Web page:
CCS like many elementary schools in the state has a reasonably creative curriculum that has some unexpected gaps . The math program is disjointed and not rigorous and the science program (with the exception of the 5/6 program) is almost non existent. There are some great teachers who do a wonderful job and there are a very high number who are approaching retirement and have either checked out or do the exact same thing year in and year out. There are some significant issues with the 7/8 grade program in terms of the rigor (especially in math and science) and getting students prepared for high school. There have also been some concerns with behavior in the middle school (which the school is addressing). The school does prepare students well for state tests but some teachers spend a significant amount of time doing so. Great parent involvement due to the working nature of the community.
Charlotte Central School is a public middle school in Charlotte. 450 children attend Charlotte Central School and identify as White, non-Hispanic; Asian/Pacific Islander; and Asian. 11% of the 450 students here get reduced lunch prices. The ratio of students to teachers at Charlotte Central School is 11:1. Shelburne Community School is one of the nearest middle schools.
- Ceramics sculpture
- Computer arts
- Drawing painting
- Theater drama
- Cross country
- P.E. classes
|Native American or Native Alaskan||0%||0%|
|Native Hawaiian or Other Pacific Islander||0%||0%|
|Students eligible for free or reduced-price lunch program||11%||10%|
Such a great community in Charlotte that I have been so surprised at what a disappointment CCS has been for us. In Kindergarten during the half day portion of the year they would only go out for recess once or twice a week. There were no 'units' in kindergarten only the parent directed Four WInds program so no themes or sections on the world or science (i.e. dinosaurs space plants US Map). Plus there is no show and tell or plays put on by the kids. It's so uninspired! The teachers seem to be struggling with class size and just do just what's required and even have a hard time with that. I am really hoping 1st grade offers more. Other parents have assured me it gets better after kindergarten but what a terrible way to introduce families to your school with such an unimpressive first year. This experience coupled with the failing of the bond vote twice really concerns me. I hope the new principal will step up and get these checked out teachers back on track and reward those teachers who work hard to reach every kid and inspire learning.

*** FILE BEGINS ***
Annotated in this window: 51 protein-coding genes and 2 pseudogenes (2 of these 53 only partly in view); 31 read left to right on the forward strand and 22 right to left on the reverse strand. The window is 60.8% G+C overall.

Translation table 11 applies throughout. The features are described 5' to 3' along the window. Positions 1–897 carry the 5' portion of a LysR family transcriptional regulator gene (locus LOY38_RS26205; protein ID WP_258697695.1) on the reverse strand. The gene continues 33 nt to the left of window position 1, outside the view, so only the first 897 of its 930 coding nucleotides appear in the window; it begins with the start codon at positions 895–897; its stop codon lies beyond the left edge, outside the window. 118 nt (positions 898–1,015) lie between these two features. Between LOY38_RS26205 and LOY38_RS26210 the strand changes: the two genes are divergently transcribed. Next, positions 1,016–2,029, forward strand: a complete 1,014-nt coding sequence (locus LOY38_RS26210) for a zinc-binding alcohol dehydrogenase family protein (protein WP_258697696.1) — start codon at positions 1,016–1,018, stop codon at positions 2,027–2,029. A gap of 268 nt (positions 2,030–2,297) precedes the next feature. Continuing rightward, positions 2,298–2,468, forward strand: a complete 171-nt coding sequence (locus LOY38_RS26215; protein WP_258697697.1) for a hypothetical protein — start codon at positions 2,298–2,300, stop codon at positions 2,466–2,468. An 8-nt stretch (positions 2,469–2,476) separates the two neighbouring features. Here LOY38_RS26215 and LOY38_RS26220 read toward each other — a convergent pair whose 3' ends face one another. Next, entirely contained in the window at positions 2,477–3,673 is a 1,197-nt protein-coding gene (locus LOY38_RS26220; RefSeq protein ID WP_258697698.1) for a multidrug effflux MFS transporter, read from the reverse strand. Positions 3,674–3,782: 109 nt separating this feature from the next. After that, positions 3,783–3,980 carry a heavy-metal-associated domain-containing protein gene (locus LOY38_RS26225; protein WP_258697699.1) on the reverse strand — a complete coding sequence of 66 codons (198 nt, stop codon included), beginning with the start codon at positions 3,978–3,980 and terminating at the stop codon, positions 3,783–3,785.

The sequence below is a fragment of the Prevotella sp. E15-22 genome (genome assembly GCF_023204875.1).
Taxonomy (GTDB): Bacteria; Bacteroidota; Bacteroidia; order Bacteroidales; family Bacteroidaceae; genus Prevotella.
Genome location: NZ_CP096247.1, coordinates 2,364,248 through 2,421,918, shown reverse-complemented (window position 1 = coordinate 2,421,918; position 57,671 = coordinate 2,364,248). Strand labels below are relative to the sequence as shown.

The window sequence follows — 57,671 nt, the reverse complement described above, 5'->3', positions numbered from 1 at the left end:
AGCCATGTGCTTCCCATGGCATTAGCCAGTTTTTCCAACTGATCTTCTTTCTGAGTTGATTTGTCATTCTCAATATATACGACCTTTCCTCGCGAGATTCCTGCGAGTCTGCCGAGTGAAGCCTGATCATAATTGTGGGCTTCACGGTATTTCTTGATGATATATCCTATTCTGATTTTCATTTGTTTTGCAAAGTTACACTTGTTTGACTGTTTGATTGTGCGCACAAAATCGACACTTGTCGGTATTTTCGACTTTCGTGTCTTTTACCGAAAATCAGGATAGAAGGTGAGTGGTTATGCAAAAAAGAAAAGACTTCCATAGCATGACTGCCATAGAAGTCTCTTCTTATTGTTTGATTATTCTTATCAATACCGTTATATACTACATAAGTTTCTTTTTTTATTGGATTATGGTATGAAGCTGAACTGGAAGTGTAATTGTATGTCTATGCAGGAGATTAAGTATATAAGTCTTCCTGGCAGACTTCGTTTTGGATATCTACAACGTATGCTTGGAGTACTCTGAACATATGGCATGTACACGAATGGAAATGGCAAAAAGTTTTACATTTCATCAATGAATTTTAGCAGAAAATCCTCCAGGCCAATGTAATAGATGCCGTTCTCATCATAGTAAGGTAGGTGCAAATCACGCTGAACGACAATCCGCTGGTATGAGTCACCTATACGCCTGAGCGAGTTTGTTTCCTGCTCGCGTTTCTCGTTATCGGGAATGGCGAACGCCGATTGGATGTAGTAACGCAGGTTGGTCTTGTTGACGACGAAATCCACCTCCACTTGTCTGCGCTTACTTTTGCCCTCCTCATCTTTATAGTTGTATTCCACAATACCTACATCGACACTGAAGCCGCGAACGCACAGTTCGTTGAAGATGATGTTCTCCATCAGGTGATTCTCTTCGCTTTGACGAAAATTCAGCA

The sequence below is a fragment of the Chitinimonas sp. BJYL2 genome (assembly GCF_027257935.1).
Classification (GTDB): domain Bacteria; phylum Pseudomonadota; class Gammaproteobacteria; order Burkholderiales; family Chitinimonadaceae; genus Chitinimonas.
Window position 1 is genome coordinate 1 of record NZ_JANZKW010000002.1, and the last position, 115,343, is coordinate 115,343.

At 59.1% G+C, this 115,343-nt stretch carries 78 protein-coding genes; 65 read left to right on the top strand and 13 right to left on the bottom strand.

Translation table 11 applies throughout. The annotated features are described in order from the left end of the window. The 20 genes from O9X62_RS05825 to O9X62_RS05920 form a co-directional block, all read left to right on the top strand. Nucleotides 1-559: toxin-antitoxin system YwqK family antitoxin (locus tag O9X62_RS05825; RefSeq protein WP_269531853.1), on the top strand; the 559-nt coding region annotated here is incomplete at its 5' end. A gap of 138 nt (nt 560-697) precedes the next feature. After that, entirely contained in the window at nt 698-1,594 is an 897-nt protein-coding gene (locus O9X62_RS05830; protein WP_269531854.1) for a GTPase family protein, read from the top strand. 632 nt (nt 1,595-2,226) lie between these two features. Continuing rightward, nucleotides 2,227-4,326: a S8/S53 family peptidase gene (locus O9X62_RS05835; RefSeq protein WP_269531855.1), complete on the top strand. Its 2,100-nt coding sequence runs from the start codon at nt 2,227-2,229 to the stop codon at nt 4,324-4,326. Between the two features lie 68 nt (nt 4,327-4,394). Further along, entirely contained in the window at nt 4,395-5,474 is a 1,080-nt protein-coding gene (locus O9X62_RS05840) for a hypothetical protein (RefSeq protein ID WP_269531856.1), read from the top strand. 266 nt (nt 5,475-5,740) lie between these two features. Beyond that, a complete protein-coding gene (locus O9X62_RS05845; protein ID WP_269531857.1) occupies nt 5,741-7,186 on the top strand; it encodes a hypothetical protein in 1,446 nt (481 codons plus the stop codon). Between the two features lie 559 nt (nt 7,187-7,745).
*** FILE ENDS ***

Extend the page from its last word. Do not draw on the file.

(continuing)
I would agree that CCS has great support systems for any child who needs academic support. My daughter was given a reading tutor every day even without an IEP 504 or EST plan. The school is in transition now with two new administrators major constructions and a new math curriculum on the horizon and the budget went down (twice) this year for the first time in anyone's memory. So it remains to be seen how this will all pan out but my 1st grader loves school!
One of the best schools (public or private) in the state. Excellent teachers low student/teacher ratios foreign language beginning in kindergarten very responsive and proactive approach with kids struggling academically.
I have three kids at CCS and it is a fabulous school. We moved from Burlington Vermont to Charlotte specifically for the schools. When my elementary school children attended public school in Burlington they were top of their class. Imagine my surprise when two of my children starting school in Charlotte and were actually a bit behind! Not to worry since CCS provided daily extra support such as working with a reading specialist on a one on one basis. Within a year both kids had caught up. The teachers and principal are great. There is also a real sense of school community. Of course taxes are high but they are everywhere in Vermont. Personally I'm happy to pay an extra few hundred bucks a year in property tax for outstanding schools. BTW the schools in Burlington where taxes are still high are substandard at best and annually deemed to be 'failing.'